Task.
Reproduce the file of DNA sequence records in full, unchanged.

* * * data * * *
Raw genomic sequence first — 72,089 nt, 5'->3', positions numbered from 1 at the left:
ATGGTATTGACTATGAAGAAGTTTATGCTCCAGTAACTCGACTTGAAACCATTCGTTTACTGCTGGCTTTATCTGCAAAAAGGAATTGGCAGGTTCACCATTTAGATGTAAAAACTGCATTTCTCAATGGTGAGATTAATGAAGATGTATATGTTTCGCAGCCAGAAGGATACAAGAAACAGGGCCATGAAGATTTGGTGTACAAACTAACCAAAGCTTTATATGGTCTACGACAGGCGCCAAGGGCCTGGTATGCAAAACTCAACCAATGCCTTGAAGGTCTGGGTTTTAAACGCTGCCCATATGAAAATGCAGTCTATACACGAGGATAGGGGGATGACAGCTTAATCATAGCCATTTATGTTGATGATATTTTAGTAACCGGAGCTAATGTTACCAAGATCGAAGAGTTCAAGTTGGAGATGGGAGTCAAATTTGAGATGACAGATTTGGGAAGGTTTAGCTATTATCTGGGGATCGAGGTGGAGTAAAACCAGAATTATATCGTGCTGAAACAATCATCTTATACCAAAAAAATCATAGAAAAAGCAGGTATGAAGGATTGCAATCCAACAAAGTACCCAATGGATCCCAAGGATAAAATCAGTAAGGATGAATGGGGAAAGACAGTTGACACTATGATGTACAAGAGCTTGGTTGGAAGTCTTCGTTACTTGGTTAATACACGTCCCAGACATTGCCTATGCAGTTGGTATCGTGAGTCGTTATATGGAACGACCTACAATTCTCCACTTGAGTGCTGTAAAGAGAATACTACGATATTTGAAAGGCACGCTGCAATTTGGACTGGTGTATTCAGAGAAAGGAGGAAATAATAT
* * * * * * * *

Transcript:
Raw genomic sequence first — 72,089 nt, 5'->3', positions numbered from 1 at the left:
ATGGTATTGACTATGAAGAAGTTTATGCTCCAGTAACTCGACTTGAAACCATTCGTTTACTGCTGGCTTTATCTGCAAAAAGGAATTGGCAGGTTCACCATTTAGATGTAAAAACTGCATTTCTCAATGGTGAGATTAATGAAGATGTATATGTTTCGCAGCCAGAAGGATACAAGAAACAGGGCCATGAAGATTTGGTGTACAAACTAACCAAAGCTTTATATGGTCTACGACAGGCGCCAAGGGCCTGGTATGCAAAACTCAACCAATGCCTTGAAGGTCTGGGTTTTAAACGCTGCCCATATGAAAATGCAGTCTATACACGAGGATAGGGGGATGACAGCTTAATCATAGCCATTTATGTTGATGATATTTTAGTAACCGGAGCTAATGTTACCAAGATCGAAGAGTTCAAGTTGGAGATGGGAGTCAAATTTGAGATGACAGATTTGGGAAGGTTTAGCTATTATCTGGGGATCGAGGTGGAGTAAAACCAGAATTATATCGTGCTGAAACAATCATCTTATACCAAAAAAATCATAGAAAAAGCAGGTATGAAGGATTGCAATCCAACAAAGTACCCAATGGATCCCAAGGATAAAATCAGTAAGGATGAATGGGGAAAGACAGTTGACACTATGATGTACAAGAGCTTGGTTGGAAGTCTTCGTTACTTGGTTAATACACGTCCCAGACATTGCCTATGCAGTTGGTATCGTGAGTCGTTATATGGAACGACCTACAATTCTCCACTTGAGTGCTGTAAAGAGAATACTACGATATTTGAAAGGCACGCTGCAATTTGGACTGGTGTATTCAGAGAAAGGAGGAAATAATAT